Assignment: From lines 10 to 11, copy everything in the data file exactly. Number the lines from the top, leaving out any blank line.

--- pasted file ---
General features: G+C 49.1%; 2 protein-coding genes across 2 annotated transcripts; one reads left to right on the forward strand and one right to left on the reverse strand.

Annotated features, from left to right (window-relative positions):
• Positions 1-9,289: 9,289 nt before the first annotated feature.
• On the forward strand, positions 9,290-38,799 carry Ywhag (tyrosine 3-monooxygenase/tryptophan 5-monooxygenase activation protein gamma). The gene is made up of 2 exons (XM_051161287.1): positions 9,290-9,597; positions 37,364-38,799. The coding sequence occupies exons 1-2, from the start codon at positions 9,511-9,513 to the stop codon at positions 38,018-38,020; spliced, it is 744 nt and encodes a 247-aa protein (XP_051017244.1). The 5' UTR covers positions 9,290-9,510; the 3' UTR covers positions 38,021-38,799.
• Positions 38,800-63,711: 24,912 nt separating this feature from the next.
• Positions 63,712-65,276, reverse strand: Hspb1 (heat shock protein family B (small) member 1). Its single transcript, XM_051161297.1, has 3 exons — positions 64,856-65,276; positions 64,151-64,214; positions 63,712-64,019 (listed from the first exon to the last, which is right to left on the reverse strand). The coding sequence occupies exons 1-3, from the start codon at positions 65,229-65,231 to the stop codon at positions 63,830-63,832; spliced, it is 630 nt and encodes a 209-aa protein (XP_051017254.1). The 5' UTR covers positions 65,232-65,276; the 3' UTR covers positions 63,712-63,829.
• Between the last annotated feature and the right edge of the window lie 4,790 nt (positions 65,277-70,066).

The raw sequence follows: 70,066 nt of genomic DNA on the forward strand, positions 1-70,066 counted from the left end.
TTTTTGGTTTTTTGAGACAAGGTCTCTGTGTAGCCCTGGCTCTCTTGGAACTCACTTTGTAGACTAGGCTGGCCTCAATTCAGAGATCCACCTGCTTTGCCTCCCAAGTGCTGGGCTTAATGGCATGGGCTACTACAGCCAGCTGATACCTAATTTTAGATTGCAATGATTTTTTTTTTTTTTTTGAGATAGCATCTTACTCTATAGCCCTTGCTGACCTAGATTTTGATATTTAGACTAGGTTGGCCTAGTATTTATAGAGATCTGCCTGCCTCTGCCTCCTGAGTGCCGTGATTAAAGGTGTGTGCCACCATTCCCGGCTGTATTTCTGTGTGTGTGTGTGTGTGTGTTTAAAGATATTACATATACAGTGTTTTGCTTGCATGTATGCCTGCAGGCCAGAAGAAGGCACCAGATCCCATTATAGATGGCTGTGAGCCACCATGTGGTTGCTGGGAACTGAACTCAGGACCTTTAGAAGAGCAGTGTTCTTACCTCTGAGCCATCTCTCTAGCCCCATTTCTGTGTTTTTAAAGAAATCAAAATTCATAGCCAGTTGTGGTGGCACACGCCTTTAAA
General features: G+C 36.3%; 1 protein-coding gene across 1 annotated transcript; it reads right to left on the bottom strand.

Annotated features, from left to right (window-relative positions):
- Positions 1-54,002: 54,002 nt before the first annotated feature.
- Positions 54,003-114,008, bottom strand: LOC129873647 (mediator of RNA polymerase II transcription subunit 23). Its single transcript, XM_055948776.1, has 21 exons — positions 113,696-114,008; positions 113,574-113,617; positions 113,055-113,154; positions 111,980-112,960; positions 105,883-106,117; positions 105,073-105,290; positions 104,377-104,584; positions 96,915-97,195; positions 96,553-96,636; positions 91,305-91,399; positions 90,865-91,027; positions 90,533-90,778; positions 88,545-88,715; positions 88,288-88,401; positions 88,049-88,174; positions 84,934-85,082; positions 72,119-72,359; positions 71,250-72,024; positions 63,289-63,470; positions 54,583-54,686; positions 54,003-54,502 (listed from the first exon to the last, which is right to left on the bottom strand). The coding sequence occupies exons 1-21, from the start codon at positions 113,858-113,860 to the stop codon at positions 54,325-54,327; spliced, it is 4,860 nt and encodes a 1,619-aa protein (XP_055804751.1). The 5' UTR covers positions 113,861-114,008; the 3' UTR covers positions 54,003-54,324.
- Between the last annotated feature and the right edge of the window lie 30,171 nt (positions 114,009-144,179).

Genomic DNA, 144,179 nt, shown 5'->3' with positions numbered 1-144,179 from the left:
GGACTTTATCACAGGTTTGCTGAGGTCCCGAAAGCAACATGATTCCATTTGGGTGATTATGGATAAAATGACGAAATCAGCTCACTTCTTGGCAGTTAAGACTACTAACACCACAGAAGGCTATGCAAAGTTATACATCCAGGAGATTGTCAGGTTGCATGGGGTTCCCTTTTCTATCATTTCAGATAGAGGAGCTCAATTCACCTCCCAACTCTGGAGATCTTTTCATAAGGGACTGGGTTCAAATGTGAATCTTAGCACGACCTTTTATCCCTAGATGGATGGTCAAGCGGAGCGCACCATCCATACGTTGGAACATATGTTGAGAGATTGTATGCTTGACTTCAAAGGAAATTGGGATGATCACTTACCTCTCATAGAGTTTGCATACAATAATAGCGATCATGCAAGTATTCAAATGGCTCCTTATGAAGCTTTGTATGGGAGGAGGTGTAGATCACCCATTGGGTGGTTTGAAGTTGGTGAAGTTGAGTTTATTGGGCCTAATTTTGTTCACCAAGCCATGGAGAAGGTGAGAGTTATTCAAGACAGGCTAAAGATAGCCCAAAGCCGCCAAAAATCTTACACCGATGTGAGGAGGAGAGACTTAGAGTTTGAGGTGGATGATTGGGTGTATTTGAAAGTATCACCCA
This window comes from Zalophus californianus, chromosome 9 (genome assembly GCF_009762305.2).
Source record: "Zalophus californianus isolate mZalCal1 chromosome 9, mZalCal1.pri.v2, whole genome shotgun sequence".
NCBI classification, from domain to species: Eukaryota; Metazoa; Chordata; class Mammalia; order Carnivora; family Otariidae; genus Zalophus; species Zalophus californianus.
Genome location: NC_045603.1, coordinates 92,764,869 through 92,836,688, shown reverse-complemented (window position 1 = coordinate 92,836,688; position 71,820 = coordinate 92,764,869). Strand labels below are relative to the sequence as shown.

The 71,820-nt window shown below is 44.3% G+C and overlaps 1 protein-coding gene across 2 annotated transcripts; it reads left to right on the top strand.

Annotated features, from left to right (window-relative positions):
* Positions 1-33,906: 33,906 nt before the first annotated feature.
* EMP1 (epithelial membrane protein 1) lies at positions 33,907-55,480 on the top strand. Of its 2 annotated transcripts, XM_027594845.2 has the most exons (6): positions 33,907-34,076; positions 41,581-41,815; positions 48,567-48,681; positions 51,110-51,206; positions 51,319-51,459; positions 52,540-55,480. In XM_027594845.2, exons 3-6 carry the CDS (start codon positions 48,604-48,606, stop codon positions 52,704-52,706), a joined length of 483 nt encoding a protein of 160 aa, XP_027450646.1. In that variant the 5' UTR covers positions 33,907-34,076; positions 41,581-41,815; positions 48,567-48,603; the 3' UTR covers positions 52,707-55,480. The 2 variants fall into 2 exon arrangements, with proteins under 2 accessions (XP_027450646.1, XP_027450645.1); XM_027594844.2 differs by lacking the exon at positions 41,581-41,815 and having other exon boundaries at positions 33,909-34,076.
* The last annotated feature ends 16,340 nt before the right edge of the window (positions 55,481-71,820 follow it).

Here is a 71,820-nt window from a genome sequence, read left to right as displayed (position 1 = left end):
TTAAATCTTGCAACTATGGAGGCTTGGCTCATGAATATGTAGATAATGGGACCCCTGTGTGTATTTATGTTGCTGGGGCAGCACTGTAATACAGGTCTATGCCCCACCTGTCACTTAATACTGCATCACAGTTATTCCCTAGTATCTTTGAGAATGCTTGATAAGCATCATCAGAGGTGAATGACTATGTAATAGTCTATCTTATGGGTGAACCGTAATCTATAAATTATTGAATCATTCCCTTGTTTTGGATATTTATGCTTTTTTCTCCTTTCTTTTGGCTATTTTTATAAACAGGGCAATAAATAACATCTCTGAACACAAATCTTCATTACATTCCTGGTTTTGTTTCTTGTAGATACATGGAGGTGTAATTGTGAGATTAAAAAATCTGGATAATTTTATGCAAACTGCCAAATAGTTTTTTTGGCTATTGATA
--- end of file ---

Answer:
General features: G+C 36.3%; 1 protein-coding gene across 1 annotated transcript; it reads right to left on the bottom strand.

Annotated features, from left to right (window-relative positions):